Shahrol Halmi knew the truthSarawak Report suggests that the board members were not financially illiterate half-wits and that they knew full well that the fund had been mismanaged on their watch.
This is born out by further evidence from the leaked minutes in our possession, which show that the meeting began with complaints by board members that past decisions had not been made with the proper consent and oversight of the Board.
There was a resolution therefore to change procedures to ensure that in future all investment decisions would be properly considered.
After all, they were talking about billions of dollars of public money!
These resolutions and the willingness to nevertheless accept Arul Kanda’s barmy logic of leaving a billion in the bank to guarantee a further billion worth of borrowing, show a staggering level of negligence by a board that can only have known better.
One individual, in particular, who can only have known better was a vocal member of the 1MDB board, whose comments are also registered in these revealing minutes of January 2015.
This was none other than the fund’s former Chief Executive, Shahrol Halmi, who knew exactly why there was no actual money in BSI’s Singapore accounts.
It was he, after all, who had presided over the theft of US$700 million from 1MDB back on day one of the so-called 1MDB PetroSaudi joint venture. He had likewise signed off two further major ‘loans’ to PetroSaudi – US$500 million in September 2010 and then US$330 million that went straight from 1MDB into the Jho Low company Good Star Limited in 2011, according to documents obtained by Sarawak Report from the Bank Negara investigations into investments by the fund.
These payments total US$1.83 billion, which significantly represents the sum referred to by the Chief of Bank Negara Zeti Akhtar Aziz when she issued a damning statement on Thursday condemning the Attorney General’s refusal to issue proceedings against the theft.
Yet Halmi had the bare-faced cheek to ask on behalf of the board for his successor Arul Kanda to “present the total amount received from the investment since 2009″!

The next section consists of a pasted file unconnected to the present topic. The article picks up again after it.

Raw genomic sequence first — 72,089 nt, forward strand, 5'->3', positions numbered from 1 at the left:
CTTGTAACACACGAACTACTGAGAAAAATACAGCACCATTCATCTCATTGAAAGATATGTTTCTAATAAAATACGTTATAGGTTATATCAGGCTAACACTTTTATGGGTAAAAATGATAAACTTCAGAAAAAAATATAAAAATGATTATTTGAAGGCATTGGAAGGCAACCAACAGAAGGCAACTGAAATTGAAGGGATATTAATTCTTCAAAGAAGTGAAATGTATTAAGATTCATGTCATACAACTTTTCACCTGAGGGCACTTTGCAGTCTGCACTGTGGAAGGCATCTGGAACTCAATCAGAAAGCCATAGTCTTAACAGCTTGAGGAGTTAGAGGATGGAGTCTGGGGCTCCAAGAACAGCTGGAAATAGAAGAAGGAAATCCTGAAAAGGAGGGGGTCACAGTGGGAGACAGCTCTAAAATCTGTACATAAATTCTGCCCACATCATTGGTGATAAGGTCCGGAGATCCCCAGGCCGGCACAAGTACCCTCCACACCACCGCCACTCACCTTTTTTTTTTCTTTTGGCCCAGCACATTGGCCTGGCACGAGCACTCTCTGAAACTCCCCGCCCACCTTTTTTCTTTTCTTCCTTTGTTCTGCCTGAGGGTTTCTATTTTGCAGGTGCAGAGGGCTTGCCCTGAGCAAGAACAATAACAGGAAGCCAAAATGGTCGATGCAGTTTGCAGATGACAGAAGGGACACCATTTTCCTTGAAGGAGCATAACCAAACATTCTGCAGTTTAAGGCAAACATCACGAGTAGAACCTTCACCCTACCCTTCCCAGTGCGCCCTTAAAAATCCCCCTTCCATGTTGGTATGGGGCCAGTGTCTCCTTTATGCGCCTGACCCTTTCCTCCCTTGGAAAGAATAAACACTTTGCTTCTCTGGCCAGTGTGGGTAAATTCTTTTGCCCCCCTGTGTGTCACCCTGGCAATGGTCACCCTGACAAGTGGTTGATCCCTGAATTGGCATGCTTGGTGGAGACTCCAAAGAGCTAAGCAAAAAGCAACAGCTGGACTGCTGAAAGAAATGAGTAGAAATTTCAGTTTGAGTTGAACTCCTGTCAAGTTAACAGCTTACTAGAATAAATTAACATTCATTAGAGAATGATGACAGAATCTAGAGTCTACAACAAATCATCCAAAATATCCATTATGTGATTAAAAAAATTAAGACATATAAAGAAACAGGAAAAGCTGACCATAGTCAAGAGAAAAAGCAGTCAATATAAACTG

No mysteryThere is, of course, no longer any mystery as to where the PetroSaudi investment money went between 2009 and 2011.
And it has been clearly proved how there was nothing whatsoever ‘redeemed’ from the partnership in 2012 and therefore no money to ‘invest’ in a so-called Special Purpose Vehicle in the Caymans.
Documents, retrieved by Sarawak Report and now in the hands of several international financial regulators, make absolutely plain that all the money paid out from 1MDB’s alleged Saudi joint venture went to Jho Low’s Good Star Limited; the buy out of the UBG group (in which Jho Low had shares along with Taib Mahmud); pay offs to Jho Low’s co-conspirators at PetroSaudi International and injections of cash into PetroSaudi itself.
The eventual shadowy sale of 1MDB’s so-called investment in PetroSaudi was therefore nothing more than a blatant sham.
The third party ‘purchaser’ of this interest, who allegedly paid US$2.3 billion to 1MDB in 2012 (enabling Najib to trumpet that fund had made a profit from the venture) was eventually revealed to be none other than the barely known Bridge Partners, an outfit based in Jho Low’s home base of Hong Kong.
1MDB then engaged the very same Bridge Partners themselves to purportedly manage the ‘cash fund’ in its ‘segregated portfolio account’ in the secretive Cayman Islands!
No wonder 1MDB subsequently found it impossible to persuade even its compliant auditors KPMG to sign off its 2013 company accounts. There were months of delay, during which then CEO, Shahrol Halmi, wrangled with a new team from Deloitte to sign through the deal.
It has finally emerged that Deloitte finally agreed to ratify these painfully delayed accounts, only after Jho Low’s new best friends from Abu Dhabi’s Aabar fund agreed to place a guarantee on the value of the Cayman Island Brazen Sky account.
1MDB’s subsequent, hugely expensive dealings with Aabar itself saw the running up of further enormous and escalating debts through 2012 and 2013, as the fund sought to pay off its new friends from Abu Dhabi for their so-called assistance.
Once again Aabar/ IPIC has come in to temporarily rescue Malaysia’s beleaguered fund, while 1MDB’s sole shareholder and ultimate decision-maker (Najib Raziak) seems hell bent on digging ever deeper holes in the Malaysian economy, purely in order to rescue his own political position.